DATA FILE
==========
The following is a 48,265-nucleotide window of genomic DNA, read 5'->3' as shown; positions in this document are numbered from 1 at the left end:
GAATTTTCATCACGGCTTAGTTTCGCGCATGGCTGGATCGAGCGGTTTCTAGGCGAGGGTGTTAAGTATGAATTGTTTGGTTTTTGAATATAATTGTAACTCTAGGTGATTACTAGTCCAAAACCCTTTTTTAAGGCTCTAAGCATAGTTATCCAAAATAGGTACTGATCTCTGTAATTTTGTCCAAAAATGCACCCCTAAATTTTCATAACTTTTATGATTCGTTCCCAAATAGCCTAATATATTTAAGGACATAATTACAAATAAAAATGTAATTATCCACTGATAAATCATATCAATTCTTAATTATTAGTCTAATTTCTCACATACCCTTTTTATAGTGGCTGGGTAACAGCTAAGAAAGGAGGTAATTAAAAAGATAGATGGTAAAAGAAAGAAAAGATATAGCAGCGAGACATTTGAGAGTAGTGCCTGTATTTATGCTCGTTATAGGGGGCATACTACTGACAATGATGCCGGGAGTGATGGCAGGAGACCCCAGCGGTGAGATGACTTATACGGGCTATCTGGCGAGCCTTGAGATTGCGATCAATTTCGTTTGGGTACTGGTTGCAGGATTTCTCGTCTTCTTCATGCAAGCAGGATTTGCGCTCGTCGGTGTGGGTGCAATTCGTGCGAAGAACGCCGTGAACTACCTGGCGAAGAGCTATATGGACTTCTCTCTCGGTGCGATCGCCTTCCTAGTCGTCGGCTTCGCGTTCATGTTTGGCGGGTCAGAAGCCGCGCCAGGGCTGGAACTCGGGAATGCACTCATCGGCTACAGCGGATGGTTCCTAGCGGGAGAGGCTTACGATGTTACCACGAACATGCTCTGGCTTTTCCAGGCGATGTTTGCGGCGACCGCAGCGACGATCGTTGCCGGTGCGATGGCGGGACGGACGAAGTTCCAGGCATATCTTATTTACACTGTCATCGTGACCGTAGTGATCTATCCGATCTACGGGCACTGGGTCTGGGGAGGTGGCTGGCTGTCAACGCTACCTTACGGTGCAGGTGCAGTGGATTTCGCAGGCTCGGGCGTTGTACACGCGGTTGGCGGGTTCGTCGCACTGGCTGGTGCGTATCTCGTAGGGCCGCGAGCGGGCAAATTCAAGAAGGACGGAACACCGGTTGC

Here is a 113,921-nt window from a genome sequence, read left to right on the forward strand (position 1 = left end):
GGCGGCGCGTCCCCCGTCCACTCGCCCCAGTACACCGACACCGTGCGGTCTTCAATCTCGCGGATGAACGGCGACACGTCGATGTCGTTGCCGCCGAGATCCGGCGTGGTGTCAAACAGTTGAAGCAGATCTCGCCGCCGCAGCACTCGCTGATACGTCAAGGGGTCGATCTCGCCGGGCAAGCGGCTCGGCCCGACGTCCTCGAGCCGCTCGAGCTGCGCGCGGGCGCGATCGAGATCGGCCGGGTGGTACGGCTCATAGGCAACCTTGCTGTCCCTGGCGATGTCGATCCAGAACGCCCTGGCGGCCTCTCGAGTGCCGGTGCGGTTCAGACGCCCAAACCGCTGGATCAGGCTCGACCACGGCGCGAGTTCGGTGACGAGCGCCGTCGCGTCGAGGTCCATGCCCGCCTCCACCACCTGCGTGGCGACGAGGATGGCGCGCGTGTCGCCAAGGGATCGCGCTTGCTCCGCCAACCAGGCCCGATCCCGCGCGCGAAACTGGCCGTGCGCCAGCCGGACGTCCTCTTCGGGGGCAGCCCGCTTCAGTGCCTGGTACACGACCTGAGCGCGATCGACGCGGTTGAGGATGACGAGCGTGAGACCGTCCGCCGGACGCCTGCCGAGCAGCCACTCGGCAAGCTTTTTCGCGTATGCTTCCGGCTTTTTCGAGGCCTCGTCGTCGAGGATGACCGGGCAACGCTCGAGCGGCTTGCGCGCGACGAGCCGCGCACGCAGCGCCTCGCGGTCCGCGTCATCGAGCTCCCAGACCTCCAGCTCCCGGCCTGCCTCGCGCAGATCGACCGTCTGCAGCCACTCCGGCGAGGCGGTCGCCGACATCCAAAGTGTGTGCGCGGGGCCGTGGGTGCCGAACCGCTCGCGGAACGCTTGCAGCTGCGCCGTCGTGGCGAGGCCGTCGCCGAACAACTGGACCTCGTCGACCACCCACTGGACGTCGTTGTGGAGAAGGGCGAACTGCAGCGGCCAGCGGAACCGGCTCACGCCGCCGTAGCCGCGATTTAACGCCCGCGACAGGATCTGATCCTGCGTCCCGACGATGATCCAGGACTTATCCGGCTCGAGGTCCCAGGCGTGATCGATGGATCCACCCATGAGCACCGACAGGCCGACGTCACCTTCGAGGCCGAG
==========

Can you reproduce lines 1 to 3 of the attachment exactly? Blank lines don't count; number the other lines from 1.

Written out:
The following is a 48,265-nucleotide window of genomic DNA, read 5'->3' as shown; positions in this document are numbered from 1 at the left end:
GAATTTTCATCACGGCTTAGTTTCGCGCATGGCTGGATCGAGCGGTTTCTAGGCGAGGGTGTTAAGTATGAATTGTTTGGTTTTTGAATATAATTGTAACTCTAGGTGATTACTAGTCCAAAACCCTTTTTTAAGGCTCTAAGCATAGTTATCCAAAATAGGTACTGATCTCTGTAATTTTGTCCAAAAATGCACCCCTAAATTTTCATAACTTTTATGATTCGTTCCCAAATAGCCTAATATATTTAAGGACATAATTACAAATAAAAATGTAATTATCCACTGATAAATCATATCAATTCTTAATTATTAGTCTAATTTCTCACATACCCTTTTTATAGTGGCTGGGTAACAGCTAAGAAAGGAGGTAATTAAAAAGATAGATGGTAAAAGAAAGAAAAGATATAGCAGCGAGACATTTGAGAGTAGTGCCTGTATTTATGCTCGTTATAGGGGGCATACTACTGACAATGATGCCGGGAGTGATGGCAGGAGACCCCAGCGGTGAGATGACTTATACGGGCTATCTGGCGAGCCTTGAGATTGCGATCAATTTCGTTTGGGTACTGGTTGCAGGATTTCTCGTCTTCTTCATGCAAGCAGGATTTGCGCTCGTCGGTGTGGGTGCAATTCGTGCGAAGAACGCCGTGAACTACCTGGCGAAGAGCTATATGGACTTCTCTCTCGGTGCGATCGCCTTCCTAGTCGTCGGCTTCGCGTTCATGTTTGGCGGGTCAGAAGCCGCGCCAGGGCTGGAACTCGGGAATGCACTCATCGGCTACAGCGGATGGTTCCTAGCGGGAGAGGCTTACGATGTTACCACGAACATGCTCTGGCTTTTCCAGGCGATGTTTGCGGCGACCGCAGCGACGATCGTTGCCGGTGCGATGGCGGGACGGACGAAGTTCCAGGCATATCTTATTTACACTGTCATCGTGACCGTAGTGATCTATCCGATCTACGGGCACTGGGTCTGGGGAGGTGGCTGGCTGTCAACGCTACCTTACGGTGCAGGTGCAGTGGATTTCGCAGGCTCGGGCGTTGTACACGCGGTTGGCGGGTTCGTCGCACTGGCTGGTGCGTATCTCGTAGGGCCGCGAGCGGGCAAATTCAAGAAGGACGGAACACCGGTTGC

Here is a 113,921-nt window from a genome sequence, read left to right on the forward strand (position 1 = left end):